There are things no one warns you about.
How fragile beauty is. How meaningless. How easily a princess who has used up her beauty can turn into the wicked witch.
Better a witch than nothing, she says. We are starting to agree.
Heather Morris lives in Rocky Mount, North Carolina. Her work has appeared in Every Day Fiction, Daily Science Fiction, and Bards And Sages Quarterly, and she reviews books at thebastardtitle.wordpress.com.
I didn’t really expect her to be dead.
Well, you don’t do you? Right as rain one minute, yapping away like she owned the place and then this morning — gone. If this was a hospital where the old biddies keel over every five minutes, or one of those places they shove you when there’s not long to go, you’d know then, wouldn’t you? Know that at least some of them aren’t going to be around the next day. But this place, well, just a glorified skyscraper. Place where ordinary folk live. And die, apparently.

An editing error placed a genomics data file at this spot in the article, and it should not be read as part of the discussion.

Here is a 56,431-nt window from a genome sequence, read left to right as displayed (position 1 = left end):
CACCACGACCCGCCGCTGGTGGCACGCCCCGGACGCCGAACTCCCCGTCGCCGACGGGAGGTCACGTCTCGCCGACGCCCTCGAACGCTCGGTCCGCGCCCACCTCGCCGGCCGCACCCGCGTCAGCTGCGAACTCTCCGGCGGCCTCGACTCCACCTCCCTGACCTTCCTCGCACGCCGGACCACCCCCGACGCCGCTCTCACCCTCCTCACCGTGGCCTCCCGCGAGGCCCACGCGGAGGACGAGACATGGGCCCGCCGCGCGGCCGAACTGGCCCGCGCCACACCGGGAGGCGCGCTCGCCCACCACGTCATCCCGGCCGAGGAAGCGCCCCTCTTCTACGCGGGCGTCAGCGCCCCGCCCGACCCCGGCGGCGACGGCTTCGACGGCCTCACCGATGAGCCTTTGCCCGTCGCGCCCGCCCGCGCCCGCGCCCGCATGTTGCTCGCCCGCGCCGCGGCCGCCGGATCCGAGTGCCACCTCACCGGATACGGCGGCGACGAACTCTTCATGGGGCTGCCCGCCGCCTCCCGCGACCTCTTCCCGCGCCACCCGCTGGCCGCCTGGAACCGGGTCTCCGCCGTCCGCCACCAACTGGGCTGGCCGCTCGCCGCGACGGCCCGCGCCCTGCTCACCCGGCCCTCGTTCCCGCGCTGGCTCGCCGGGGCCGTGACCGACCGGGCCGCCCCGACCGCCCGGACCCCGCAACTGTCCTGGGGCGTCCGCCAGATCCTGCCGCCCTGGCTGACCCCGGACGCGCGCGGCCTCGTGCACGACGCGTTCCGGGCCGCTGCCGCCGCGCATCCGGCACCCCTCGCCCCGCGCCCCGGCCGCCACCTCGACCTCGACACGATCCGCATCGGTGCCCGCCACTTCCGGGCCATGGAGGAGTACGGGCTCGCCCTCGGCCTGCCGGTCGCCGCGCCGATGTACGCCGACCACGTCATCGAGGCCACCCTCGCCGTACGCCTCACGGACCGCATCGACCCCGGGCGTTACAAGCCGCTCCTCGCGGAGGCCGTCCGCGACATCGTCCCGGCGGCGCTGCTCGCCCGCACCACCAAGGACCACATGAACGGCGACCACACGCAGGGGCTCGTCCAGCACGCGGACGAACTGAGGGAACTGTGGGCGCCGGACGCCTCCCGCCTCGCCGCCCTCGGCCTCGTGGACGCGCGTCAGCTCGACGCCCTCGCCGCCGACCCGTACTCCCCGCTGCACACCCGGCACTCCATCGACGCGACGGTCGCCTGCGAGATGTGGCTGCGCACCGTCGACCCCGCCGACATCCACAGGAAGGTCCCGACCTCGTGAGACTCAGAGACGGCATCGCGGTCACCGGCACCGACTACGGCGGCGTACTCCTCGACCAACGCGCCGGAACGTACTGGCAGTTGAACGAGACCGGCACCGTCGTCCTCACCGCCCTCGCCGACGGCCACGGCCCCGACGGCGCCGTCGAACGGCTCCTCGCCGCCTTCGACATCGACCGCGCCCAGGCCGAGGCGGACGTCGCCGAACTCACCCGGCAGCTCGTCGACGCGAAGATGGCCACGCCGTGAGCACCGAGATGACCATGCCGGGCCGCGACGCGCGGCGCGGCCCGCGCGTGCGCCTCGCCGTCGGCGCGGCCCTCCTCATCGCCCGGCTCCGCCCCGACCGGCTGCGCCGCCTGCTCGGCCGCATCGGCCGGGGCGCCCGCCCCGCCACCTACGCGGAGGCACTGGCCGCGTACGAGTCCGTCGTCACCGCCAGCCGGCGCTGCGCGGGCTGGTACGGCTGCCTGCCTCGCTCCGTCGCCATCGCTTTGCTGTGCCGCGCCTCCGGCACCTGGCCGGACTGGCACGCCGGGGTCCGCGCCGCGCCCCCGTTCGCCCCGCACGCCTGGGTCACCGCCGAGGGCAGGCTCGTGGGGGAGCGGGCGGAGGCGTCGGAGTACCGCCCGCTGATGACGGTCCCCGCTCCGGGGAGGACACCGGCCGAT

Couldn’t believe it when Susie grabbed me first thing and says Old Evie’s gone an’ popped off. I just looked at her. What d’you mean Popped Off? And of course, being the spiteful cow she is, she gives me that look like I’m a total cretin and goes, Bleedin’ dead, ain’t she?
I could’ve smacked her stupid face for her. Talking about Evie like that. I mean, I know she wasn’t everybody’s cup of tea, but she’d more life in her than most folk. So at the handover when they ask for someone to sort her things out, I put my hand up. The other girls don’t like to do it cos it means hanging around and going through all her clothes and that. But I don’t mind.